Speeding up the Convergence of Real-Time Search

David Furcy and Sven Koenig, Georgia Institute of Technology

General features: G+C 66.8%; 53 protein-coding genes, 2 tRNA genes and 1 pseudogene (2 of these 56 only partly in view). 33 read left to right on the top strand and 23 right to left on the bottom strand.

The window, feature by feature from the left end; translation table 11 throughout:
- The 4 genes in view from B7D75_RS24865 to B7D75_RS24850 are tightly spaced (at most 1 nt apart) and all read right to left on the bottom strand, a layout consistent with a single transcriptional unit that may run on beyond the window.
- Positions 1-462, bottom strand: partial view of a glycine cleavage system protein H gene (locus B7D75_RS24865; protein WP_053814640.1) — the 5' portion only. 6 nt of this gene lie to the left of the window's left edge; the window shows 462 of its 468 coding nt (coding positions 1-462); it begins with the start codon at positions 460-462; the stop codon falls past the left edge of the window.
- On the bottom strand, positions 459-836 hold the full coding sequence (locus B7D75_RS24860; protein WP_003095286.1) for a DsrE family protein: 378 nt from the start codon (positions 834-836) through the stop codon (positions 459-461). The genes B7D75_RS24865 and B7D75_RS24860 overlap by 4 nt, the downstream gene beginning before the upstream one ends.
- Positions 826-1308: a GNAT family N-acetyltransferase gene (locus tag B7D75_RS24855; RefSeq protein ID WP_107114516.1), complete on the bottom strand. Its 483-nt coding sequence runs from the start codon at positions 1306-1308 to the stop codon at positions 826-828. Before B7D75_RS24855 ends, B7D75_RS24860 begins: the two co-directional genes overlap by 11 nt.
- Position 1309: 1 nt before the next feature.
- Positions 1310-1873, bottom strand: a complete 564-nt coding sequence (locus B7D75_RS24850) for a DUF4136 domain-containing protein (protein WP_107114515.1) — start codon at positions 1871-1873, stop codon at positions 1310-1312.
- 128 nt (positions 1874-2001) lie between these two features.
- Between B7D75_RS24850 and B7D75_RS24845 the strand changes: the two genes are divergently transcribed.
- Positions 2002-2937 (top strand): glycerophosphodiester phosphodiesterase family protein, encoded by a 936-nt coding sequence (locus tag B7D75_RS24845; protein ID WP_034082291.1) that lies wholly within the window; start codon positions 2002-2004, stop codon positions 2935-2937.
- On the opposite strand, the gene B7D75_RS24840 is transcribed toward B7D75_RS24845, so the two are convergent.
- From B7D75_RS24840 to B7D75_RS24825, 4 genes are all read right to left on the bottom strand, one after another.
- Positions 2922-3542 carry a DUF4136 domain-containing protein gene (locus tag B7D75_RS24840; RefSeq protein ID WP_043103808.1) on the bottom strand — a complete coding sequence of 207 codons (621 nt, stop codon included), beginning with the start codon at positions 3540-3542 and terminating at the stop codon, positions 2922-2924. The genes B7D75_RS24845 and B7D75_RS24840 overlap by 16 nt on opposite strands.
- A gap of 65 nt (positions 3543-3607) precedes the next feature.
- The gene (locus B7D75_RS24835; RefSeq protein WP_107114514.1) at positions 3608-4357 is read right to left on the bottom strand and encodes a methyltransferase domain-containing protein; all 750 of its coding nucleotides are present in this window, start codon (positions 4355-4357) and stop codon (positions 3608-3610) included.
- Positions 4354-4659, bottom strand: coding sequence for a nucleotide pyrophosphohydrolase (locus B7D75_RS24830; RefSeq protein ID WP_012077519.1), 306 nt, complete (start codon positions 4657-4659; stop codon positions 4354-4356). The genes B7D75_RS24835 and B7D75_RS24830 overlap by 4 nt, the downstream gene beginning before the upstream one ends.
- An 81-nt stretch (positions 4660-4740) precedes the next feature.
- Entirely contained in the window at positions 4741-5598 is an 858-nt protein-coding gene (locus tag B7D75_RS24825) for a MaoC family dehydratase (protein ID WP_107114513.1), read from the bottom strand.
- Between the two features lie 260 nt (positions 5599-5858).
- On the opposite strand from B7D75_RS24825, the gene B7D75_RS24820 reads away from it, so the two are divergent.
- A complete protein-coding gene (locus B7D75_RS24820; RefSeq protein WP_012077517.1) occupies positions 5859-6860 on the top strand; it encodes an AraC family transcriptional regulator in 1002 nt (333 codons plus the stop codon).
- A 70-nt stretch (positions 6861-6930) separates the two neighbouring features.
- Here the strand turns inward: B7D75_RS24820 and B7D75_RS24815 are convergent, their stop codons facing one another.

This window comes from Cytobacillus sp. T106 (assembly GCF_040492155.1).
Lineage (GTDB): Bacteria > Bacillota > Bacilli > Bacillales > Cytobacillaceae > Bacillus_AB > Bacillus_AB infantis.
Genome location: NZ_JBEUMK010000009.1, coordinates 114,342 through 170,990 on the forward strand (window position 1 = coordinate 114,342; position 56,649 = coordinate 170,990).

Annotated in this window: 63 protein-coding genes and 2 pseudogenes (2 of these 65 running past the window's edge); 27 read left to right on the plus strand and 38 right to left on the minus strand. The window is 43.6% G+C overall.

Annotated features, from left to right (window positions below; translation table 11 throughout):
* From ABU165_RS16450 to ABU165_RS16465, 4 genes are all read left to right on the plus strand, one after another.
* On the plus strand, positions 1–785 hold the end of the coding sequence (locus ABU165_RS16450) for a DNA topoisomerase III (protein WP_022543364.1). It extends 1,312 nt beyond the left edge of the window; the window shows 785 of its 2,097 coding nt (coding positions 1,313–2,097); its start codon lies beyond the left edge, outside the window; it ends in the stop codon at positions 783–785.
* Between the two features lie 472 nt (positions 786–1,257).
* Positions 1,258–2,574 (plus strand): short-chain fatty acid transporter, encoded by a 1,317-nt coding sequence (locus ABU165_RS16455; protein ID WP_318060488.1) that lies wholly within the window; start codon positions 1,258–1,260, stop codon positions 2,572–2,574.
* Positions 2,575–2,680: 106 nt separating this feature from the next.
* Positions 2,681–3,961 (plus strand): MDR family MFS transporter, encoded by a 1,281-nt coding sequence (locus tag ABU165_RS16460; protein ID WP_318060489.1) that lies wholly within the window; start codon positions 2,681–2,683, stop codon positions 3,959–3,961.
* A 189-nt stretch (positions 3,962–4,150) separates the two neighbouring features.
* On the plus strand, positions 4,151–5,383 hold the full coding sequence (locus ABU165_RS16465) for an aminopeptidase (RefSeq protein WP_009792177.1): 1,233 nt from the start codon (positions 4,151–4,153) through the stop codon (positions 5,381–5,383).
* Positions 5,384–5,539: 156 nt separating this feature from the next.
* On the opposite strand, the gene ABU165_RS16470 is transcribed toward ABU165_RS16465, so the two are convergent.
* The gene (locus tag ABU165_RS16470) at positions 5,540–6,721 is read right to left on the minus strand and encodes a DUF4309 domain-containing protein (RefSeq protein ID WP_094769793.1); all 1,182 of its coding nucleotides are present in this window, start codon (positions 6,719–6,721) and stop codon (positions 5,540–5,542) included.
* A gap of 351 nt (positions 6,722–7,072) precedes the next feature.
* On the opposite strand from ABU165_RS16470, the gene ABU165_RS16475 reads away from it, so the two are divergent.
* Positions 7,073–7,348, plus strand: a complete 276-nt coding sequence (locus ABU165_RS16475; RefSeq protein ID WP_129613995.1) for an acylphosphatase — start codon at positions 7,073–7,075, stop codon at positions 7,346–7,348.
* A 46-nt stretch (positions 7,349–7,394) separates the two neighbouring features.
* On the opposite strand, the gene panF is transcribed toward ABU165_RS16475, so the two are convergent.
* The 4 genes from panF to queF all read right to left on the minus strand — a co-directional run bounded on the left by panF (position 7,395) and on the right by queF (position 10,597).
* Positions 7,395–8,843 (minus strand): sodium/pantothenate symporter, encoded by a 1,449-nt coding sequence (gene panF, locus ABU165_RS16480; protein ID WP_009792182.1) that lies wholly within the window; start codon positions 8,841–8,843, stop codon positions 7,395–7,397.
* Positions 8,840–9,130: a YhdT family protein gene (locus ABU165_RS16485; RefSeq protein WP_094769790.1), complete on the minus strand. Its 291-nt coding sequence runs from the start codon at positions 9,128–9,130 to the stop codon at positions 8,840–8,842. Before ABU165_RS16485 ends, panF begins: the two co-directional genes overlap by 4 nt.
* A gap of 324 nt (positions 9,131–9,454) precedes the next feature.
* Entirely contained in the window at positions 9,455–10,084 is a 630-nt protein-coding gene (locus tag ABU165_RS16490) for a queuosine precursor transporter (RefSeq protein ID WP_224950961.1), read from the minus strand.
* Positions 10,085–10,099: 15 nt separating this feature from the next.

Learning Real-Time A* (LRTA*) is a real-time search method that makes decisions fast and still converges to a shortest path when solving the same planning task repeatedly. In this paper, we propose new methods to speed up its convergence. We show that LRTA* often converges significantly faster when it breaks ties towards successors with smallest f-values (a la A*) and even faster when it moves to successors with smallest f-values instead of only breaking ties in favor of them. FALCONS, our novel real-time search method, uses a sophisticated implementation of this successor-selection rule and thus selects successors very differently from LRTA*, which always minimizes the estimated cost to go. We first prove that FALCONS terminates and converges to a shortest path, and then present experiments in which FALCONS finds a shortest path up to sixty percent faster than LRTA* in terms of action executions and up to seventy percent faster in terms of trials. This paper opens up new avenues of research for the design of novel successor-selection rules that speed up the convergence of both real-time search methods and reinforcement-learning methods.

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